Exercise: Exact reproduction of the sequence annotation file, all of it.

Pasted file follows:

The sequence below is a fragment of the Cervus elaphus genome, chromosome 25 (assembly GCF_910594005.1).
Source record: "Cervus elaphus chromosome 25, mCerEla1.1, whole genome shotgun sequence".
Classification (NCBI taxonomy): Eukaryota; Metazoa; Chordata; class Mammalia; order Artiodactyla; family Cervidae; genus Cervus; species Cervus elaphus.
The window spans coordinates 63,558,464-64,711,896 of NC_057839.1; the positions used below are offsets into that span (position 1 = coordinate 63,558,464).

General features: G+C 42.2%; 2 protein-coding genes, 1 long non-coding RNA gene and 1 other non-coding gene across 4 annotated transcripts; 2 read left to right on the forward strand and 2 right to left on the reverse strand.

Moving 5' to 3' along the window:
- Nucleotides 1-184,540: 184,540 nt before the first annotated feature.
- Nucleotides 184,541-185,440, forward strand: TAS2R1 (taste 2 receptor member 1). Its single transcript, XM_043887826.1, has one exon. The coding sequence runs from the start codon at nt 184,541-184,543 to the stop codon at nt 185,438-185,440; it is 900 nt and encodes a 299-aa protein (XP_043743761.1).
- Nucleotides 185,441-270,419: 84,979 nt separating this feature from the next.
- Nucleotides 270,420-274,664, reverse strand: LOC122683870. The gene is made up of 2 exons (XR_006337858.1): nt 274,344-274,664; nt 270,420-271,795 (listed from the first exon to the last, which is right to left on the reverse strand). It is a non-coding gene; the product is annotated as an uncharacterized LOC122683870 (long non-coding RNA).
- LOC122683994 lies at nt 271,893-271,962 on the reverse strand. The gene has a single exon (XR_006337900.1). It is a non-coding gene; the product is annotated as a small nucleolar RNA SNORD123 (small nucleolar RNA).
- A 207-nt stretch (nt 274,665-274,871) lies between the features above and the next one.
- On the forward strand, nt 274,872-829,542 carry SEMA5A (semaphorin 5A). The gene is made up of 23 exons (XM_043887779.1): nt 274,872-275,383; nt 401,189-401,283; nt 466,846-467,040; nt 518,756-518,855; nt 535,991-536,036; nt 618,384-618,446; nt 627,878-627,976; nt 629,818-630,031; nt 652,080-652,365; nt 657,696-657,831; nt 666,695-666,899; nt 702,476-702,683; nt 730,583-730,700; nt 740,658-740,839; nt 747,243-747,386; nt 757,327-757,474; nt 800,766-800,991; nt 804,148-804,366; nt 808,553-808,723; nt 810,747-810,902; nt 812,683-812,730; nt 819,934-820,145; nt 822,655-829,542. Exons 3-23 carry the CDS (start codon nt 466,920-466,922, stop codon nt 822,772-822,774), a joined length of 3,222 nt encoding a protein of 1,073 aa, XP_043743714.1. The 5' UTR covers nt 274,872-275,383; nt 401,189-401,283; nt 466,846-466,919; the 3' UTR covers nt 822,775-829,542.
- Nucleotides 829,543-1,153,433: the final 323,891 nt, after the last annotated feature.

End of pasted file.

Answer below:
The sequence below is a fragment of the Cervus elaphus genome, chromosome 25 (assembly GCF_910594005.1).
Source record: "Cervus elaphus chromosome 25, mCerEla1.1, whole genome shotgun sequence".
Classification (NCBI taxonomy): Eukaryota; Metazoa; Chordata; class Mammalia; order Artiodactyla; family Cervidae; genus Cervus; species Cervus elaphus.
The window spans coordinates 63,558,464-64,711,896 of NC_057839.1; the positions used below are offsets into that span (position 1 = coordinate 63,558,464).

General features: G+C 42.2%; 2 protein-coding genes, 1 long non-coding RNA gene and 1 other non-coding gene across 4 annotated transcripts; 2 read left to right on the forward strand and 2 right to left on the reverse strand.

Moving 5' to 3' along the window:
- Nucleotides 1-184,540: 184,540 nt before the first annotated feature.
- Nucleotides 184,541-185,440, forward strand: TAS2R1 (taste 2 receptor member 1). Its single transcript, XM_043887826.1, has one exon. The coding sequence runs from the start codon at nt 184,541-184,543 to the stop codon at nt 185,438-185,440; it is 900 nt and encodes a 299-aa protein (XP_043743761.1).
- Nucleotides 185,441-270,419: 84,979 nt separating this feature from the next.
- Nucleotides 270,420-274,664, reverse strand: LOC122683870. The gene is made up of 2 exons (XR_006337858.1): nt 274,344-274,664; nt 270,420-271,795 (listed from the first exon to the last, which is right to left on the reverse strand). It is a non-coding gene; the product is annotated as an uncharacterized LOC122683870 (long non-coding RNA).
- LOC122683994 lies at nt 271,893-271,962 on the reverse strand. The gene has a single exon (XR_006337900.1). It is a non-coding gene; the product is annotated as a small nucleolar RNA SNORD123 (small nucleolar RNA).
- A 207-nt stretch (nt 274,665-274,871) lies between the features above and the next one.
- On the forward strand, nt 274,872-829,542 carry SEMA5A (semaphorin 5A). The gene is made up of 23 exons (XM_043887779.1): nt 274,872-275,383; nt 401,189-401,283; nt 466,846-467,040; nt 518,756-518,855; nt 535,991-536,036; nt 618,384-618,446; nt 627,878-627,976; nt 629,818-630,031; nt 652,080-652,365; nt 657,696-657,831; nt 666,695-666,899; nt 702,476-702,683; nt 730,583-730,700; nt 740,658-740,839; nt 747,243-747,386; nt 757,327-757,474; nt 800,766-800,991; nt 804,148-804,366; nt 808,553-808,723; nt 810,747-810,902; nt 812,683-812,730; nt 819,934-820,145; nt 822,655-829,542. Exons 3-23 carry the CDS (start codon nt 466,920-466,922, stop codon nt 822,772-822,774), a joined length of 3,222 nt encoding a protein of 1,073 aa, XP_043743714.1. The 5' UTR covers nt 274,872-275,383; nt 401,189-401,283; nt 466,846-466,919; the 3' UTR covers nt 822,775-829,542.
- Nucleotides 829,543-1,153,433: the final 323,891 nt, after the last annotated feature.